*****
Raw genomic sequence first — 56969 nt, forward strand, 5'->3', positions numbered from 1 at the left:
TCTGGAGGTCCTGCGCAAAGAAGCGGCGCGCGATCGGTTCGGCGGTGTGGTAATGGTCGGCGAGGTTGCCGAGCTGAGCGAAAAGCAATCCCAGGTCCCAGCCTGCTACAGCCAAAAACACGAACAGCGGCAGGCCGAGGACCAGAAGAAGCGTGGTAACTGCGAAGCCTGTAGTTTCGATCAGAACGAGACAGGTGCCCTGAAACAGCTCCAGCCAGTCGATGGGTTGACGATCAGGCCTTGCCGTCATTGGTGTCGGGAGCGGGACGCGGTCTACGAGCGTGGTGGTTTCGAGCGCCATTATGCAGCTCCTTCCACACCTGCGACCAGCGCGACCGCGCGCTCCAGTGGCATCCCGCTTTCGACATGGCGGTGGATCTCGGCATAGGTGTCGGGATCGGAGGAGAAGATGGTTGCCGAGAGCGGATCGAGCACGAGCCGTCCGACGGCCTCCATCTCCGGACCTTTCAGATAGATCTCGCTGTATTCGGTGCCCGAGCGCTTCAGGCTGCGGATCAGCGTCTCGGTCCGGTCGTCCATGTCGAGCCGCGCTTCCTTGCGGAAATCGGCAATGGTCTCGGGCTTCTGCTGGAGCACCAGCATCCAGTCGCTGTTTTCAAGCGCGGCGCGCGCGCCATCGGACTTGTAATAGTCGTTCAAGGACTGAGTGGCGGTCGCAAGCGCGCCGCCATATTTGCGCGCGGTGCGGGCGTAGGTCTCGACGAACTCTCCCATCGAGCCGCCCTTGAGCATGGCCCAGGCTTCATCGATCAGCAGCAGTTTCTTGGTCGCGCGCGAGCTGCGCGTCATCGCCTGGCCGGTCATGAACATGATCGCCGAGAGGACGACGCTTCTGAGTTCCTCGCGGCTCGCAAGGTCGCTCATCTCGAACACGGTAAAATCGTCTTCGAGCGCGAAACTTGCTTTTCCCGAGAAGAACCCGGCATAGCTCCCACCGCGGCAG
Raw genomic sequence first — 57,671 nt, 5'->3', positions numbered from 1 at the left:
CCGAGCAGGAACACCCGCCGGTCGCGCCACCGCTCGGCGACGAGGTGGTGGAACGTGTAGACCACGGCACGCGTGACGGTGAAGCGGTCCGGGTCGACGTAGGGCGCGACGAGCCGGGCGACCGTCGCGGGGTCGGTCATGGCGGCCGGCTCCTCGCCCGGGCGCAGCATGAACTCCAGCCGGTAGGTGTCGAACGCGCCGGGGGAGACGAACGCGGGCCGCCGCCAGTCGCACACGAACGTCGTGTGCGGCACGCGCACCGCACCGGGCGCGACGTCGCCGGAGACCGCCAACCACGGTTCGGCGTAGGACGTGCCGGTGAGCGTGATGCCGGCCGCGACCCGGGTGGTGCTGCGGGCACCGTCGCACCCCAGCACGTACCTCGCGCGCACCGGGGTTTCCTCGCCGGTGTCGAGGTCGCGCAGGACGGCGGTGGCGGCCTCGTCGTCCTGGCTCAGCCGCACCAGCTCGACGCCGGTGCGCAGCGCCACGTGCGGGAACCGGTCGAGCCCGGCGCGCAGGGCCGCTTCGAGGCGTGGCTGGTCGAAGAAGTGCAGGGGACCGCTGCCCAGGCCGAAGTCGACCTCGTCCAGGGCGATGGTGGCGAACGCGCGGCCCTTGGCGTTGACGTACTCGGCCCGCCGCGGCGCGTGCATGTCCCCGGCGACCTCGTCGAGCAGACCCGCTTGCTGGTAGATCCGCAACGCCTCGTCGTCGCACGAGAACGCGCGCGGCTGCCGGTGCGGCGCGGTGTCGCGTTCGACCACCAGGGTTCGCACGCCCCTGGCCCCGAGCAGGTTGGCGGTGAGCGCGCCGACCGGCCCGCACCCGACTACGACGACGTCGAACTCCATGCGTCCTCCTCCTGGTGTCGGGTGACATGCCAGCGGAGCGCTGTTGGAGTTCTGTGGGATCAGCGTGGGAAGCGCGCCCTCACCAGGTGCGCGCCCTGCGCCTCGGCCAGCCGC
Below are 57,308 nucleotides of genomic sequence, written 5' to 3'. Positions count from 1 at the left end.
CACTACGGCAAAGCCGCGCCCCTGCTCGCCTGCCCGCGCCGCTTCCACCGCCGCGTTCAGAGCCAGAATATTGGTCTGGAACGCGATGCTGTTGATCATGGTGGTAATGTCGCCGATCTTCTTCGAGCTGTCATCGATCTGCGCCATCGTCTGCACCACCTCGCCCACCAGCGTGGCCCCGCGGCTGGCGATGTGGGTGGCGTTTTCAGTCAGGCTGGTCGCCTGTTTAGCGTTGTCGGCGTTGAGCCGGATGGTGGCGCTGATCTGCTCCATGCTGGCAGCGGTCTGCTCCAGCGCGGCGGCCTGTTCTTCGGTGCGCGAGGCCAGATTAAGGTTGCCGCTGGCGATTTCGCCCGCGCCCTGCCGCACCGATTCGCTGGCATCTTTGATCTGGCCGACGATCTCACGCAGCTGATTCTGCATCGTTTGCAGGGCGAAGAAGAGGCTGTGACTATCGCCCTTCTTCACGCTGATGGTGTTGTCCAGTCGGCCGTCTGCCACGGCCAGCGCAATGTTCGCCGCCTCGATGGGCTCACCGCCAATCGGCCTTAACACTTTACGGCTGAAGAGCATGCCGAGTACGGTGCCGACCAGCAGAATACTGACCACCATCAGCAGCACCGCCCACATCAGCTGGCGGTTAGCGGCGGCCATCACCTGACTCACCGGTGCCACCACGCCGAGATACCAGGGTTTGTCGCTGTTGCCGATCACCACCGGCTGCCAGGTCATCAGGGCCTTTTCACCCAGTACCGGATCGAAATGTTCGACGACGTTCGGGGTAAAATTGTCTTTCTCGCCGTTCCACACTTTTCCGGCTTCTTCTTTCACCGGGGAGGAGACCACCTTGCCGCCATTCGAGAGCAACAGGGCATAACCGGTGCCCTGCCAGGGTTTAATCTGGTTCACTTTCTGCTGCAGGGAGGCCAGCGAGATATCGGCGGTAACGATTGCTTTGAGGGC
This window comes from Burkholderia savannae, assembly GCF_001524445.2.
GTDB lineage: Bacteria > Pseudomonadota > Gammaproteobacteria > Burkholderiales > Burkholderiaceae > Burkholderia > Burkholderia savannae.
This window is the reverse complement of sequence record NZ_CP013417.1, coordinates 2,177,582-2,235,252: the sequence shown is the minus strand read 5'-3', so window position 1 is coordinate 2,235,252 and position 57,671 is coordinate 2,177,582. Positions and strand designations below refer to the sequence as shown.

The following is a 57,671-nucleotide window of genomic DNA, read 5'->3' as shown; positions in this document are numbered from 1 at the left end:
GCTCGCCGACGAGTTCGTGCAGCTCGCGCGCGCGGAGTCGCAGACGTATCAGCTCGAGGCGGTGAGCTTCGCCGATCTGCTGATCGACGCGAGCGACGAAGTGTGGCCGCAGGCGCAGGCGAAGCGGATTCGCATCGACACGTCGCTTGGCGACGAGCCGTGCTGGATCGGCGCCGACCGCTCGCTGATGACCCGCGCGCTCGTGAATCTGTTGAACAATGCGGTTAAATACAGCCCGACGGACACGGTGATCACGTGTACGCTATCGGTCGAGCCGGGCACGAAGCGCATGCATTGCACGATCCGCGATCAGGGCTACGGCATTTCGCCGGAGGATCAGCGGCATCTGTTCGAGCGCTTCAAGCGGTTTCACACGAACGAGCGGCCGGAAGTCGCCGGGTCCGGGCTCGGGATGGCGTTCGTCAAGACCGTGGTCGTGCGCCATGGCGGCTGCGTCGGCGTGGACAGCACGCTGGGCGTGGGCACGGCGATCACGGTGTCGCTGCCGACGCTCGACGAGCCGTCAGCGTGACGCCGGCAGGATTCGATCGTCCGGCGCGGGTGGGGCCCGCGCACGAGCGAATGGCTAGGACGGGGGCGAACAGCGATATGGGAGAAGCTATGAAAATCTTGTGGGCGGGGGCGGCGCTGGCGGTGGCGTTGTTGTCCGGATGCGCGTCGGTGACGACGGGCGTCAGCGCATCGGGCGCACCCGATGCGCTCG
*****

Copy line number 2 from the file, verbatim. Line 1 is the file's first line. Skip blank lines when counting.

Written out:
TCTGGAGGTCCTGCGCAAAGAAGCGGCGCGCGATCGGTTCGGCGGTGTGGTAATGGTCGGCGAGGTTGCCGAGCTGAGCGAAAAGCAATCCCAGGTCCCAGCCTGCTACAGCCAAAAACACGAACAGCGGCAGGCCGAGGACCAGAAGAAGCGTGGTAACTGCGAAGCCTGTAGTTTCGATCAGAACGAGACAGGTGCCCTGAAACAGCTCCAGCCAGTCGATGGGTTGACGATCAGGCCTTGCCGTCATTGGTGTCGGGAGCGGGACGCGGTCTACGAGCGTGGTGGTTTCGAGCGCCATTATGCAGCTCCTTCCACACCTGCGACCAGCGCGACCGCGCGCTCCAGTGGCATCCCGCTTTCGACATGGCGGTGGATCTCGGCATAGGTGTCGGGATCGGAGGAGAAGATGGTTGCCGAGAGCGGATCGAGCACGAGCCGTCCGACGGCCTCCATCTCCGGACCTTTCAGATAGATCTCGCTGTATTCGGTGCCCGAGCGCTTCAGGCTGCGGATCAGCGTCTCGGTCCGGTCGTCCATGTCGAGCCGCGCTTCCTTGCGGAAATCGGCAATGGTCTCGGGCTTCTGCTGGAGCACCAGCATCCAGTCGCTGTTTTCAAGCGCGGCGCGCGCGCCATCGGACTTGTAATAGTCGTTCAAGGACTGAGTGGCGGTCGCAAGCGCGCCGCCATATTTGCGCGCGGTGCGGGCGTAGGTCTCGACGAACTCTCCCATCGAGCCGCCCTTGAGCATGGCCCAGGCTTCATCGATCAGCAGCAGTTTCTTGGTCGCGCGCGAGCTGCGCGTCATCGCCTGGCCGGTCATGAACATGATCGCCGAGAGGACGACGCTTCTGAGTTCCTCGCGGCTCGCAAGGTCGCTCATCTCGAACACGGTAAAATCGTCTTCGAGCGCGAAACTTGCTTTTCCCGAGAAGAACCCGGCATAGCTCCCACCGCGGCAG